A Jewish Approach to Conscious Living and Conscious Dying

Earlier today, I had the privilege of participating in a workshop entitled “A Jewish Approach to Conscious Living and Conscious Dying,” sponsored by the Deutch Family Shalom Center of Temple Chai in Phoenix Arizona and the Jewish Community Foundation of Greater Phoenix.  More than 130 people gave up a beautiful Sunday to come together and explore what it means to  journey toward a meaningful elderhood in a Jewish context. 

The Speakers included Rabbi Richard Address, who serves as the Union for Reform Judaism’s Specialist  for Caring Community and Family Concerns, Dr. Lawrence Ettkin, a licensed psychologist who presently works as a life coach to help adults with the difficult transitions they are facing, and Dr. Howard Silverman, a Clinical Professor of Family and Community Medicine (among other things) at the University of Arizona School of Medicine. 

After a day of considering such topics as  Tools and Traditions for Meaningful Aging, and Seeking Guidance from Jewish Tradition in making sacred end-of-life decisions, I was honored to have the opportunity to speak to those who attending my breakout session on the practical foundations of life care planning.    Once we have made our decisions about how we want to live the last chapter of our lives, it is important that we document it.  For example, if we have made it clear in an ethical will that we want our children to work together after we are gone, we would not want to  create the opportunity for family confusion and strife by not properly documenting how we want our property distributed.   Similarly, we will not benefit from the thoughtful preparation of a Living Will that describes the end-of-life treatment we do – and do not – want, if we have not appointed someone as our Medical Power of Attorney to implement those intentions in a properly executed document.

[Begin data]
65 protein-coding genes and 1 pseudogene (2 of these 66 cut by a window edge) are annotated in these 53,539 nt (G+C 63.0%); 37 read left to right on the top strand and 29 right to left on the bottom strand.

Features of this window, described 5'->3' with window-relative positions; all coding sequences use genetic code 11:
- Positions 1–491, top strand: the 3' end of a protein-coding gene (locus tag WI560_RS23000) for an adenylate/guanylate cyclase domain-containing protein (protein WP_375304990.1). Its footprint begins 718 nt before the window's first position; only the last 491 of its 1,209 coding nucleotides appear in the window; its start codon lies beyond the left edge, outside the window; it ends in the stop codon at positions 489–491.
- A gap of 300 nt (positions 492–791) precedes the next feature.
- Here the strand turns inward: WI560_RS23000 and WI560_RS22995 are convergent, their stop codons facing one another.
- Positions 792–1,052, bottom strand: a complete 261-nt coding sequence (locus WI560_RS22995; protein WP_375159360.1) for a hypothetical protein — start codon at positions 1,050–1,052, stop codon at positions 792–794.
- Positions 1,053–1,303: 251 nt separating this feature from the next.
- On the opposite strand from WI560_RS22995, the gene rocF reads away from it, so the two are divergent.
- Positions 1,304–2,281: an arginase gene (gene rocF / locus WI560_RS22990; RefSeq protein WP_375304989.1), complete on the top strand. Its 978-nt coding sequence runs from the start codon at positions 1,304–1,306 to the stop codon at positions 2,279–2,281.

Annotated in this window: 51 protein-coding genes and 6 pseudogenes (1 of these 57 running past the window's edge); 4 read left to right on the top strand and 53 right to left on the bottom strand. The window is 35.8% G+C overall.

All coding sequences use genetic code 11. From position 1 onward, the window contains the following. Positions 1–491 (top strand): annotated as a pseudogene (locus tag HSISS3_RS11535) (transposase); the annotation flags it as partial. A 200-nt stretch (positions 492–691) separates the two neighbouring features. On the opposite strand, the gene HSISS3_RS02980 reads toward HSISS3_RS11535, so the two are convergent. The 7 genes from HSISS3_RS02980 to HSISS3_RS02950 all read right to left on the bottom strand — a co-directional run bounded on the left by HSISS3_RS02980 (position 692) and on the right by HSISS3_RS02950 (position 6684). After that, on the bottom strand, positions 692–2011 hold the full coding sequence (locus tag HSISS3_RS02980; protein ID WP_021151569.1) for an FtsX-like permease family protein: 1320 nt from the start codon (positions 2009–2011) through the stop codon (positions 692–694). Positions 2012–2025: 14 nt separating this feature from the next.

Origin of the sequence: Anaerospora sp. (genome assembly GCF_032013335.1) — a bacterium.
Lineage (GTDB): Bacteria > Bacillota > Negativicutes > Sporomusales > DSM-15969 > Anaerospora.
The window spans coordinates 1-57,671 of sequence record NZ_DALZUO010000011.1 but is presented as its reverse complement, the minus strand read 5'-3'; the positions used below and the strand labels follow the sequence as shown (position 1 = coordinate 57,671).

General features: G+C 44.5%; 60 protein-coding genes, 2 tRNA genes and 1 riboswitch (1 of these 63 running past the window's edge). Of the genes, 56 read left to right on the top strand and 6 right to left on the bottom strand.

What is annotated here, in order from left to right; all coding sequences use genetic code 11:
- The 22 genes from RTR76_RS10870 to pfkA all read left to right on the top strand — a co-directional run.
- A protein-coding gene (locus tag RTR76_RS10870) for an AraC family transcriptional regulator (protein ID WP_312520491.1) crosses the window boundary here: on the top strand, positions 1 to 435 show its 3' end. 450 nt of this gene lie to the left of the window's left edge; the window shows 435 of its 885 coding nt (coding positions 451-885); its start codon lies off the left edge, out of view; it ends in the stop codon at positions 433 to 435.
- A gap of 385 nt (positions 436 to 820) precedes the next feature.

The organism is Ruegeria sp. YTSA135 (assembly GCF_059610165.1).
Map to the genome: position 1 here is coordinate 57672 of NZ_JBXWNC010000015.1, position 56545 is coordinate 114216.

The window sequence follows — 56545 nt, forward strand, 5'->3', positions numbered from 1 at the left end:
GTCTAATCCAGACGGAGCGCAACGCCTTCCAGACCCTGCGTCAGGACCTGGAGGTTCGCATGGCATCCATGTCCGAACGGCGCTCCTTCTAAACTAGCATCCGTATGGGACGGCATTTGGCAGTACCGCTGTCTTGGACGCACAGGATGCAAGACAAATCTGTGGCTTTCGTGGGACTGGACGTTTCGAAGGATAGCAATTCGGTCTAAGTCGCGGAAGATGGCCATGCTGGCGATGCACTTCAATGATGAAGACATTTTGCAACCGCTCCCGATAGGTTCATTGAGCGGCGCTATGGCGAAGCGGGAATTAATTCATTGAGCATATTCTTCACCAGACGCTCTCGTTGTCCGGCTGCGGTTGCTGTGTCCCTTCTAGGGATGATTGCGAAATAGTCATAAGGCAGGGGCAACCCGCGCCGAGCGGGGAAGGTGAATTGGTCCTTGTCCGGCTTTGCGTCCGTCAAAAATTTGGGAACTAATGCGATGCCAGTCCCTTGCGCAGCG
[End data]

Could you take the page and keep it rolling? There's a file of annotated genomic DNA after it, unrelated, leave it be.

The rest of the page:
Many of us are familiar with the joke about the man on his roof after a serious flood.   He refuses the help of people coming by in a boat, and then a helicopter, because, he says, “God will provide.”  When the man drowns, he agrily accuses God of abandoning him, to which God replies – “what do you mean? I sent the boat and the helicopter!” The moral of this story, of course, is that we work in partnership with God to implement his plan.  Once we have done the hard work of thinking through how we want to live our last chapter and what sort of legacy we want to leave behind, it is just as important to do the human work of memorializing it in properly executed, legally enforceable documents.

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